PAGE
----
The UE stores the allocated IP and sends an acknowledgement to the MME in the form of an EMM Attach Complete message back to the MME.
The MME sends a GTP-C Modify Bearer Request which transfers the bearer setup between MME and SGW and modifies it to be between the SGW and the eNB.
The S-GW sends back a GTP-C Modify Bearer Complete message and modifies the GTP tunnel to be between the SGW and the eNB. A S1 bearer is now established for carrying user data from the eNB to the SGW.
Once this procedure is complete the UE is now in the EMM Registered State meaning it is known to the MME, it has a security association and has an IP Address.
The S-GW and the P-GW also stores the TEIDs for the UE.
When a UE detaches from the network (for example it powers down), the network must release all the tunnels for that UE, the MME state must be updated to EMM Deregistered and the MME must also keep a record for the last GUTI and security keys,
To detach from the network the UE sends a RLC UL Information Transfer message containing an EMM Detach Request which includes it’s current GUTI.
As soon as the UE recivers confirmation from the eNB the UE can power down, but the eNB must inform the network of the disconnection so the resources can be released.
The eNB sends a S1Ap Uplink NAS Transport message containing a EMM Detach Request with the UE’s GUTI to the MME.
The MME can then release the security context,
The MME then sends a GTP-C Delete Session Request to the S-GW.
Upon recipt of this request the S-GW requests the P-GW tears down it’s tunnel between the P-GW and S-GW (aka the S5/S8 Bearer) by sending it’s own GTP-C Delete Session Request to the P-GW.
Once the S-GW has confirmation the tunnel has been taken down (In the form of a GTP-C Delete Session Response) the S-GW sends a GTP-C Delete Session Response to the MME.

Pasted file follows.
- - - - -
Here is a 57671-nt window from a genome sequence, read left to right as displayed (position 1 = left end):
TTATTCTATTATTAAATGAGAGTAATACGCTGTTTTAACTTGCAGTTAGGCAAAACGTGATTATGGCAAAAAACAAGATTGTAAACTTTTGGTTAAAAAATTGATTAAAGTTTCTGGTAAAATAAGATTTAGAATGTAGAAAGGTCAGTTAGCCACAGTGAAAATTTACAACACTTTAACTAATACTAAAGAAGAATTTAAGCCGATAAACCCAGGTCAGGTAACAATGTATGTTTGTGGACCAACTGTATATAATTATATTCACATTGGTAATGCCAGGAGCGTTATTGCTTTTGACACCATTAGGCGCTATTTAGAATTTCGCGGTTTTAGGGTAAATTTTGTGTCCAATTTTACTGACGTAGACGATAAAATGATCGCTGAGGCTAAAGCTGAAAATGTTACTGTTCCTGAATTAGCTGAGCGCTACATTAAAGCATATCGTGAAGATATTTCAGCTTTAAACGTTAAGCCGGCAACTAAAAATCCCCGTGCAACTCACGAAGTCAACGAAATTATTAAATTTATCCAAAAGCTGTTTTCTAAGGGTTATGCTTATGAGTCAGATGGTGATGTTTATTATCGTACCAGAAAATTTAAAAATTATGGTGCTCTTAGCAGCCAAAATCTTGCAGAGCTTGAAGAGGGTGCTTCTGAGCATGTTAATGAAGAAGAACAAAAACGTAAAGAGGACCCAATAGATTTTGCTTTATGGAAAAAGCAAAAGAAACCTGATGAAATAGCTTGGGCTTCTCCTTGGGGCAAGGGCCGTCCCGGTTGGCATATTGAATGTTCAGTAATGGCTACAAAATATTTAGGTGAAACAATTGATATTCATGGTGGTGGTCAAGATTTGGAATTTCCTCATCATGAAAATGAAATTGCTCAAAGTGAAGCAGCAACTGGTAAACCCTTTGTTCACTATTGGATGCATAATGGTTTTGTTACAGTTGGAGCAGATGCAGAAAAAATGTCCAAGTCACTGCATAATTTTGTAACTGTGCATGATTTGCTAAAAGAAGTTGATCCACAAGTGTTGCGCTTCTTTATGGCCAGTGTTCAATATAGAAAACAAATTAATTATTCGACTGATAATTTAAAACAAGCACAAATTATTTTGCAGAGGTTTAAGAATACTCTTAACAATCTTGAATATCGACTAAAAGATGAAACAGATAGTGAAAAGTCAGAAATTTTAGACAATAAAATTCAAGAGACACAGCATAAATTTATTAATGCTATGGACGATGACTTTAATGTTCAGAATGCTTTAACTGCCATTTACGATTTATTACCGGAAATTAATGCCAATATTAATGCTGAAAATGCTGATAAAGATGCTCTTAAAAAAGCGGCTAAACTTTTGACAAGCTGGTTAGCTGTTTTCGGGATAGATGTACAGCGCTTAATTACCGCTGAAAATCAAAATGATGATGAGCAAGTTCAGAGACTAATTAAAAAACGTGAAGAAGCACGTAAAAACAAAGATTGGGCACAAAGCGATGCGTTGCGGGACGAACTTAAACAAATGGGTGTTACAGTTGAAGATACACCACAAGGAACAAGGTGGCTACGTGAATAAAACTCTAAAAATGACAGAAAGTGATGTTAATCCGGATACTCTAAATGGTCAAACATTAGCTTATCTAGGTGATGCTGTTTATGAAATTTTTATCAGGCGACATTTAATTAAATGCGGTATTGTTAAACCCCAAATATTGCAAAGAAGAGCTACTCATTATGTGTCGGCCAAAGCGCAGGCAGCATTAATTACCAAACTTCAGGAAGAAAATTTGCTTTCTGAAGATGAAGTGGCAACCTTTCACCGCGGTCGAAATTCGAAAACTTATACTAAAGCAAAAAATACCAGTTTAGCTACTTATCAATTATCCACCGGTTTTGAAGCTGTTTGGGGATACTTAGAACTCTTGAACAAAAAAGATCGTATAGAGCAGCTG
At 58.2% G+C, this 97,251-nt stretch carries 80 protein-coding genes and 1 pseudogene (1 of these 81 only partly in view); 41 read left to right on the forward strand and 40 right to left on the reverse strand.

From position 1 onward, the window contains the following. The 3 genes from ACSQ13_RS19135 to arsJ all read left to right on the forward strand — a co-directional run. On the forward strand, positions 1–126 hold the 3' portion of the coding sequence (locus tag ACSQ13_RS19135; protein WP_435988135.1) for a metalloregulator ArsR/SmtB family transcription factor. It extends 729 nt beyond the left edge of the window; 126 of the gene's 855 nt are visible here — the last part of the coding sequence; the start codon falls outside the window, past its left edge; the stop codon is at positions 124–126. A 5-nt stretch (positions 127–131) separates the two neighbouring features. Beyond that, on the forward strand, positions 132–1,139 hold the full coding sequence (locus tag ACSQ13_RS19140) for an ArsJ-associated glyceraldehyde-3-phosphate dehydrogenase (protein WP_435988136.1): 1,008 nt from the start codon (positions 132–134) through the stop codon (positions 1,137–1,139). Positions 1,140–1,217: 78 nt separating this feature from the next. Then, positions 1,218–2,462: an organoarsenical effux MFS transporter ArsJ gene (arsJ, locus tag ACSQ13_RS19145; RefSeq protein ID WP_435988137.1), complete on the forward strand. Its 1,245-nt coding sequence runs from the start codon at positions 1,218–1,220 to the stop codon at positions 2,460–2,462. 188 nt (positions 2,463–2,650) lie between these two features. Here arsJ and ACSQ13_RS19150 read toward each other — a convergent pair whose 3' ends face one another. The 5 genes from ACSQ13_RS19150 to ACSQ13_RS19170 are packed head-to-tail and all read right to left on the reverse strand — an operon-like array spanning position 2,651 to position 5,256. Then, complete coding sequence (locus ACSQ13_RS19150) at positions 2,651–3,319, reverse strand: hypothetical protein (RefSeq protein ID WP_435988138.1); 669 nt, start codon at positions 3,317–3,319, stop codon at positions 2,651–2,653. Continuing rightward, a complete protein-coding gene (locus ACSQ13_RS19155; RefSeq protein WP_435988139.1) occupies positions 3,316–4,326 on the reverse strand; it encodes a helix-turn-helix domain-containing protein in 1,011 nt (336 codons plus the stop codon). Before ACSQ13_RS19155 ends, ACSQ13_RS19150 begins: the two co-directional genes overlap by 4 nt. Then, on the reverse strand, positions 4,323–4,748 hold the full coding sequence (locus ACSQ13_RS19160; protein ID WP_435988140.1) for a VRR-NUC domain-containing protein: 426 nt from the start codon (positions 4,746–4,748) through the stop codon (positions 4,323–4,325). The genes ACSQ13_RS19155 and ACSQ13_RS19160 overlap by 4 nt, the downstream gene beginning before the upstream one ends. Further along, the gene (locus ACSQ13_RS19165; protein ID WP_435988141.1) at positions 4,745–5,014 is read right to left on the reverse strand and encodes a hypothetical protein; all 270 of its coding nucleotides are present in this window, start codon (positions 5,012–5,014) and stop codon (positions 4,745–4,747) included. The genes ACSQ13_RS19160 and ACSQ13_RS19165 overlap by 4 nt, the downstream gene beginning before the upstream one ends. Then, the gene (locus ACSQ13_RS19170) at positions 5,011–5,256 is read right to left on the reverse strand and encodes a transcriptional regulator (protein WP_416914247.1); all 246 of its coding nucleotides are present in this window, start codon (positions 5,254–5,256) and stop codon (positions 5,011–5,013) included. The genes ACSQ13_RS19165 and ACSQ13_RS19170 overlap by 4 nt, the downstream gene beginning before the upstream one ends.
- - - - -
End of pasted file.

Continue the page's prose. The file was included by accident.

The MME must signal to the eNB it can release the RNTI and the radio resources. To do this it sends a S1-AP UE Context Release Command which releases the radio bearers and tears down the S1-UP bearer between the eNB and the S-GW.
The eNB then sends a S1-AP UE Context Release Completeto the MME.
Finally the MME sends a Diameter Notification Request (PGW and APN Removed) to the HSS to update the HSS of the user’s status, the HSS signals back with a Diameter Notification Answer and the HSS knows the user is no longer reachable.
To handle this load the requirements of each subscriber for the MME must be as minimal and simple as possible so as to scale easily.
For each UE in the network a connection is setup between the UE and the MME.
This is done over the S1-AP’s Control Plane interface (sometimes calls S1-Control Plane or S1-CP) which carries control plane data to & from the UE via the eNB to the MME.
S1-CP is connection-oriented, meaning each UE has it’s own connection to the MME, so there are as many S1-CP connections to the MME as UE’s connected.
Each of these S1-CP connections is identified by a pair of unique connection IDs. The eNB keeps track of the connection IDs for each UE connected and hands this information off each time the UE moves to a different eNB.
The eNB keeps a lookup table between the RNTI of the UE and the LCID – the Logical Channel Identifier. This means that the eNB knows the sent and received ID of the S1-CP connection for each UE, and is able to translate that into the RNTI and LCID used to send the data over the air interface to the UE.
Once the RNTI is confirmed by both the eNB and the UE, a EMM Attach Request, which is put into an RRC Message called RRCConnectionSetupComplete.
The eNB must next choose a serving MME for this UE. It picks one based on it’s defined logic, and sends a S1-AP Intial UE Message (EMM Attach Request) to the MME along with the eNB’s connection identity assigned for this connection.
The MME stores the connection identity assigned by the eNB and chooses it’s own connection identity for it’s side, and sends back an S1AP Downlink NAS Transport response with both connection identities and the response for the attach request (This will be an EMM Authentication Request).
The eNB then stores the connection identity pair and the associated RNTI and LCID for the UE, and forwards the EMM Authentication Request to the RNTI of the UE via RRC.
The UE will pass the authentication challenge input parameters to the USIM which will generate a response. The UE will send the output of this response in a EMM Authentication Responseto the eNB, which will look at the RNTI and LCID received and consult the table to find the Connection Identifiers and IP of the serving MME for this UE.
When a new tunnel is setup between two nodes, GTP-C will be used to setup the tunnel and the both ends of the tunnel will allocate a their own locally unique TEID to the tunnel.